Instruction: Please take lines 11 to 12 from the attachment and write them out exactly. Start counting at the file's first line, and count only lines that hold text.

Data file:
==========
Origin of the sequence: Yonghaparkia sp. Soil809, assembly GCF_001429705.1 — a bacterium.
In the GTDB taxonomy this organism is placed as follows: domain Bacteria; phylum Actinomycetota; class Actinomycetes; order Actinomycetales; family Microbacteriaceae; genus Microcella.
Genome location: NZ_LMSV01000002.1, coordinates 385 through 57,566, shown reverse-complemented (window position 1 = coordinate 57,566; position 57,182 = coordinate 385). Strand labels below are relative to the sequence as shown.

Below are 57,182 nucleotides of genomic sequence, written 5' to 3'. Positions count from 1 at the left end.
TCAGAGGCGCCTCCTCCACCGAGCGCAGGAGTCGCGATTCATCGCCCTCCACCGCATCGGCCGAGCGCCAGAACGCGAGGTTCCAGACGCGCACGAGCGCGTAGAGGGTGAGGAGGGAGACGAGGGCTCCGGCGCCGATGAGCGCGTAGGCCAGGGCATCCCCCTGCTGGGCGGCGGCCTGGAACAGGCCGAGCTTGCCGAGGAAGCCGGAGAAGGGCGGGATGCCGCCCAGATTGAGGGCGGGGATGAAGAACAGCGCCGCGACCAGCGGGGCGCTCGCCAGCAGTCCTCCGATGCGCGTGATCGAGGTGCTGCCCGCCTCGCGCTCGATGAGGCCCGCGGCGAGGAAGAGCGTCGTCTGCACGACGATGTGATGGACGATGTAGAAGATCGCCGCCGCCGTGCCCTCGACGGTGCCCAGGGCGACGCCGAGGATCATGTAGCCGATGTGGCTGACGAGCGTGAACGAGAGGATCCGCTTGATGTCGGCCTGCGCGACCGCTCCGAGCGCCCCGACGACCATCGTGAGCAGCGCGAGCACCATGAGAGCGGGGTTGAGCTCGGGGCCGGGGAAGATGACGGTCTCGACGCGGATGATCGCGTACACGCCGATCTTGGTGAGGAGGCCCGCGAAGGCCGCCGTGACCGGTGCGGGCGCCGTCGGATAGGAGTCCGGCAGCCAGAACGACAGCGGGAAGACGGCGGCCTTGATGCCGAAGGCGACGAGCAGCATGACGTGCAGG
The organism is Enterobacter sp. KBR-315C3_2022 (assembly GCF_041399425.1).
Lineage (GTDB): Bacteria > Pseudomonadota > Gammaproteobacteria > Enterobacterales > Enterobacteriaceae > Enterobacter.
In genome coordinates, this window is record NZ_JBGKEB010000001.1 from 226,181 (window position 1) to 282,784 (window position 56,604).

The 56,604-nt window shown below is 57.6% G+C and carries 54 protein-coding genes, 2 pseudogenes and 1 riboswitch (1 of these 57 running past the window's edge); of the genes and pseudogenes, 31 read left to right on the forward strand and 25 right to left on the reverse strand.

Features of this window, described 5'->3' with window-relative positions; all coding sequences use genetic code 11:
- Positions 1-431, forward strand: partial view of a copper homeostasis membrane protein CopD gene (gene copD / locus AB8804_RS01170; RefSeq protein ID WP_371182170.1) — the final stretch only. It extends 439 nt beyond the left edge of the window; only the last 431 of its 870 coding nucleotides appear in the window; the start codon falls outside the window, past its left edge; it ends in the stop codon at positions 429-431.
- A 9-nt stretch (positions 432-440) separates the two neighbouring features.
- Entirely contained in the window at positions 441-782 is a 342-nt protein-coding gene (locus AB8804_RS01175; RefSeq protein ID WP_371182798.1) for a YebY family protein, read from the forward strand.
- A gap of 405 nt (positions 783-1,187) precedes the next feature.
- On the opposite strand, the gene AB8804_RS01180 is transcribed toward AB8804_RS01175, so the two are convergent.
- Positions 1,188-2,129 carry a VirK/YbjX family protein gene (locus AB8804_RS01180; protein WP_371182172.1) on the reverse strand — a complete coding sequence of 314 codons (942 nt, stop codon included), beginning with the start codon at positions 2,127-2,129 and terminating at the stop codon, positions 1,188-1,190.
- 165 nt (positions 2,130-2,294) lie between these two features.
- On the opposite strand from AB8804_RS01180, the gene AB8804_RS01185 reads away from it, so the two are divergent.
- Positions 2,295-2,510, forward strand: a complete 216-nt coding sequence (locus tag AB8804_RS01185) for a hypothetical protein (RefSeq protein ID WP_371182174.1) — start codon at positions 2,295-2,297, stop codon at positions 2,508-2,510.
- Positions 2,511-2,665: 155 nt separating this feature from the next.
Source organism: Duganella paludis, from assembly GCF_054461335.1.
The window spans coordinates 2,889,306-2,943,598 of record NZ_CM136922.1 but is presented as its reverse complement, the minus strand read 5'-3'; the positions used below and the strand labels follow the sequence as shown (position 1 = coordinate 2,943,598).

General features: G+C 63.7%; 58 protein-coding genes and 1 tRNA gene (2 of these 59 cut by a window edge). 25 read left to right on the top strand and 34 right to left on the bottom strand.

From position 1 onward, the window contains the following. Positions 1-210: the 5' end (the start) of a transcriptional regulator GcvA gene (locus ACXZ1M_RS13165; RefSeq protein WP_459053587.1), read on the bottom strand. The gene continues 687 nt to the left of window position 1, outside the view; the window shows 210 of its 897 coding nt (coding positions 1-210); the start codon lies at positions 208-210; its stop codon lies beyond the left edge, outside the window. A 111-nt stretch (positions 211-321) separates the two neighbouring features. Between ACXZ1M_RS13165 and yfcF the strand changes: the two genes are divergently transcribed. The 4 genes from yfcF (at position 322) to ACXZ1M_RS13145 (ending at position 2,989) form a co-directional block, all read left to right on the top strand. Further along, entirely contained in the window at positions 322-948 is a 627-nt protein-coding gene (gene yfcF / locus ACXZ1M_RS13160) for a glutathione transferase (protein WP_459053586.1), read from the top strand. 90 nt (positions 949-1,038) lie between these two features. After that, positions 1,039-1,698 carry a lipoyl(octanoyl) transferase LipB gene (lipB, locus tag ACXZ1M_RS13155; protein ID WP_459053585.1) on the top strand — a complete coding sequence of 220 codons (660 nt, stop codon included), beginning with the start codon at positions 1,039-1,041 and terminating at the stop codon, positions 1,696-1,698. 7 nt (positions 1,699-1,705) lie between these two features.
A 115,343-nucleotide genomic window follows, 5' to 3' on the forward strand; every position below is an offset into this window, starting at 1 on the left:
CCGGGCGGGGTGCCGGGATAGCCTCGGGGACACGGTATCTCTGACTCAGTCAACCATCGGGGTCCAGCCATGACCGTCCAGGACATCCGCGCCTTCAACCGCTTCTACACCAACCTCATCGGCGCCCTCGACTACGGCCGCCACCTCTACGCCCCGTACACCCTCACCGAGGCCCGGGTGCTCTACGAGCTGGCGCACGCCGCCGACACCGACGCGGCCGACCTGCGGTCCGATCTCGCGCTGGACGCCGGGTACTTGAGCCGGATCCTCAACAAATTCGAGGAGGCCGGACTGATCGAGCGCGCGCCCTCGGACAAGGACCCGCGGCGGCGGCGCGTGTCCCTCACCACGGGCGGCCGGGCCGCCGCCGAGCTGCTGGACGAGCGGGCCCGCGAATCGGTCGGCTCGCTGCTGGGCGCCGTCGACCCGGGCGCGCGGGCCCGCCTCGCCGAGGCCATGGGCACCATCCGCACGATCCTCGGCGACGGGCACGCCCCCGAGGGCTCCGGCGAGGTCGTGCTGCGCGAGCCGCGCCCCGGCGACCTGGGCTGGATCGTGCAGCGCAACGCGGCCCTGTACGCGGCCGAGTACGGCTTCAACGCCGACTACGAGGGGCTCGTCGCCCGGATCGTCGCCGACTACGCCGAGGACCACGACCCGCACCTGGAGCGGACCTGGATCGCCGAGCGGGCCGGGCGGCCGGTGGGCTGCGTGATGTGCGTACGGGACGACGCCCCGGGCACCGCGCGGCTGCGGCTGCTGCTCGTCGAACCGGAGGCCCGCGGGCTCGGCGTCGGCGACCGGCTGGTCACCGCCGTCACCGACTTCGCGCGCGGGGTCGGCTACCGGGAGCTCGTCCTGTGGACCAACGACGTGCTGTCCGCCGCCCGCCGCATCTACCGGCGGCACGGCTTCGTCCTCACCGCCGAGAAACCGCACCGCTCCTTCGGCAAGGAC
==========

- Positions 1-431, forward strand: partial view of a copper homeostasis membrane protein CopD gene (gene copD / locus AB8804_RS01170; RefSeq protein ID WP_371182170.1) — the final stretch only. It extends 439 nt beyond the left edge of the window; only the last 431 of its 870 coding nucleotides appear in the window; the start codon falls outside the window, past its left edge; it ends in the stop codon at positions 429-431.
- A 9-nt stretch (positions 432-440) separates the two neighbouring features.